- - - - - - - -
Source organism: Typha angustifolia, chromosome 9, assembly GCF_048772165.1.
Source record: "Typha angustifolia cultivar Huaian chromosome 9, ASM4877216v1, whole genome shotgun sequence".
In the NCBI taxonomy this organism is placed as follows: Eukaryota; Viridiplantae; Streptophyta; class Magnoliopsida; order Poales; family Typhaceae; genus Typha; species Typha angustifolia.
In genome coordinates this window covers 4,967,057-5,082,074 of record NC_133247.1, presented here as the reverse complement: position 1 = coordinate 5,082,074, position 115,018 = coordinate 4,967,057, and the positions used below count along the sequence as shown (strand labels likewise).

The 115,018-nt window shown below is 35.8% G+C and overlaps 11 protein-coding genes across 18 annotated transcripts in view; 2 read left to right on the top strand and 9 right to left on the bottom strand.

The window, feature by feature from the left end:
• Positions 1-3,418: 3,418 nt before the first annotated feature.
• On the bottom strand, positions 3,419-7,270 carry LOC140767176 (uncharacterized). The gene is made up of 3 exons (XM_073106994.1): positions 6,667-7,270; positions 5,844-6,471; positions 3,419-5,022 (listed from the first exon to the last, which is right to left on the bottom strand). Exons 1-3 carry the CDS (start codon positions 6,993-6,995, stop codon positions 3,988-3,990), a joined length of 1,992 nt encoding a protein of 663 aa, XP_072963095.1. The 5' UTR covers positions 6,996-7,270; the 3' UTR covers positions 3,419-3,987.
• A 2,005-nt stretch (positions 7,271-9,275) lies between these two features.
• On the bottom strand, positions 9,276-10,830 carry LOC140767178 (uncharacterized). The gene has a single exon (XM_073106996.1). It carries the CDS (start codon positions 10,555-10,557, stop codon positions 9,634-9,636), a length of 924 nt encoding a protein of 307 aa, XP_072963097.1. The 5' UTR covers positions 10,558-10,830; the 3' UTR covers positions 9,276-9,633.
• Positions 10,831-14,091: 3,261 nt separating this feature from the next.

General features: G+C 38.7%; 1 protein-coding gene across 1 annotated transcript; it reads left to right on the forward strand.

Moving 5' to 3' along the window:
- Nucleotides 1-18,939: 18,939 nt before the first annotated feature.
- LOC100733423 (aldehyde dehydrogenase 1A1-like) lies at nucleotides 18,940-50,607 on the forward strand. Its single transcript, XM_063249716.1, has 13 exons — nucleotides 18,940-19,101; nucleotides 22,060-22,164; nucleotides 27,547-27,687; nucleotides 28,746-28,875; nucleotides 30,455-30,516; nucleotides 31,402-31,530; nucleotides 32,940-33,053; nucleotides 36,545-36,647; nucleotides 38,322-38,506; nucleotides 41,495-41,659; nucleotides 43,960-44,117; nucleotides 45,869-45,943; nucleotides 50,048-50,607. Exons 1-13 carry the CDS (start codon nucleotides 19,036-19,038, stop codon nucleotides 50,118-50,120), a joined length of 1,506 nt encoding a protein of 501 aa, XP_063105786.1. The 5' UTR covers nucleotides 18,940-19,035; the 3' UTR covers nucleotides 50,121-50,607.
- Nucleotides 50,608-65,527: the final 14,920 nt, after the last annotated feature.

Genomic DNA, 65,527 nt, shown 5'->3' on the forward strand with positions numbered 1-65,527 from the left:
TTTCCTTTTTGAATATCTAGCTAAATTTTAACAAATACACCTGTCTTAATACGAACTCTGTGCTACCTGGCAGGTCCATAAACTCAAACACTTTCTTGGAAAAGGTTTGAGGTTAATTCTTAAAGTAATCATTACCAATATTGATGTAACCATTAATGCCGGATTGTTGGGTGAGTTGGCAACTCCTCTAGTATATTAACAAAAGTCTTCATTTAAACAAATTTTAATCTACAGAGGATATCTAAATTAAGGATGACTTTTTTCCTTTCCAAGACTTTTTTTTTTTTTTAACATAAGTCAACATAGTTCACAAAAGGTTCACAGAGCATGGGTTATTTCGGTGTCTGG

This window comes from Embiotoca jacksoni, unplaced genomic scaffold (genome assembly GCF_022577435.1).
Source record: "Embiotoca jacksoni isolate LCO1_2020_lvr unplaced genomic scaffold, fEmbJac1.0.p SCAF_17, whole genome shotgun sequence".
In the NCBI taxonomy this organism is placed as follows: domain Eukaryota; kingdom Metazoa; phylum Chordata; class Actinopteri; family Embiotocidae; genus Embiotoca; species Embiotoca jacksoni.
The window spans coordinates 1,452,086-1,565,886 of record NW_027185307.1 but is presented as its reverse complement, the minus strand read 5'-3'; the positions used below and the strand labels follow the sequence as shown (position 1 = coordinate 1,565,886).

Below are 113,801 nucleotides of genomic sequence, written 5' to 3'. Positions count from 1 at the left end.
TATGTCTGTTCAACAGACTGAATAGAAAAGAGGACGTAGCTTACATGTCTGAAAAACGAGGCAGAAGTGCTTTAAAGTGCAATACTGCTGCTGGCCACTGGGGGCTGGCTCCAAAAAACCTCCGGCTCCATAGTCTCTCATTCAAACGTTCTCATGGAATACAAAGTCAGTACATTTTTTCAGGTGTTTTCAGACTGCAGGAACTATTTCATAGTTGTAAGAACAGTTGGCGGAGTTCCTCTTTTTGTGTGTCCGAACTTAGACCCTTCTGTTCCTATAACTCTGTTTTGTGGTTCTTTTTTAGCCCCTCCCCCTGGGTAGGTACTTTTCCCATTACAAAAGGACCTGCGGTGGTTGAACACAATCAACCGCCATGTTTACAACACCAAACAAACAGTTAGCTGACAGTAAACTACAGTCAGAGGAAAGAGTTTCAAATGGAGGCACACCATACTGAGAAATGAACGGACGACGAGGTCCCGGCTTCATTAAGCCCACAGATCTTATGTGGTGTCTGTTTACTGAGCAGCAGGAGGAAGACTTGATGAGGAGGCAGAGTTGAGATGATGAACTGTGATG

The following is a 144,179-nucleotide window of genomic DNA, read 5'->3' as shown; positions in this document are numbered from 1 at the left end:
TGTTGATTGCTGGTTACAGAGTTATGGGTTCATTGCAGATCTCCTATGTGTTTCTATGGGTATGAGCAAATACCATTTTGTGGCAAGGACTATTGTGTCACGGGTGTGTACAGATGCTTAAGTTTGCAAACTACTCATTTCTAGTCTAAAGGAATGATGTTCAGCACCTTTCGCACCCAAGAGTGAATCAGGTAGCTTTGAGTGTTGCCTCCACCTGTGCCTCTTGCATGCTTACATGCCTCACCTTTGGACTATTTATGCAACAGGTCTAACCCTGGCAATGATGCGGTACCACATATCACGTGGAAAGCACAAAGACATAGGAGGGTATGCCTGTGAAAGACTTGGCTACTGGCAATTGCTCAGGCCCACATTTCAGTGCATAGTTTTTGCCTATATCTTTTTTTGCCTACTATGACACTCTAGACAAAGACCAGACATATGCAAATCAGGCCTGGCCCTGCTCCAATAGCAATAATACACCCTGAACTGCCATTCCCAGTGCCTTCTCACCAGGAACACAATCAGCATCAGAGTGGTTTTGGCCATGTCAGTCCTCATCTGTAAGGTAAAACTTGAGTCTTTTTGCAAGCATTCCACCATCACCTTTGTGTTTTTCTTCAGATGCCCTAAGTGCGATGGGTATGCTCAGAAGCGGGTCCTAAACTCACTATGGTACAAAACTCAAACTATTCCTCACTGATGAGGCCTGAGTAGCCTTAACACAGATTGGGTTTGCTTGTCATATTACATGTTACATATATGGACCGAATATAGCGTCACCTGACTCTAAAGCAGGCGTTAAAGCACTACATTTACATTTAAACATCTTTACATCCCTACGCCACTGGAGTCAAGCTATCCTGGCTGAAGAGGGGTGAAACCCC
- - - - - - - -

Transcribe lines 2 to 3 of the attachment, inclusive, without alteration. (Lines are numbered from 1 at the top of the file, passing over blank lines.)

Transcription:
Source record: "Typha angustifolia cultivar Huaian chromosome 9, ASM4877216v1, whole genome shotgun sequence".
In the NCBI taxonomy this organism is placed as follows: Eukaryota; Viridiplantae; Streptophyta; class Magnoliopsida; order Poales; family Typhaceae; genus Typha; species Typha angustifolia.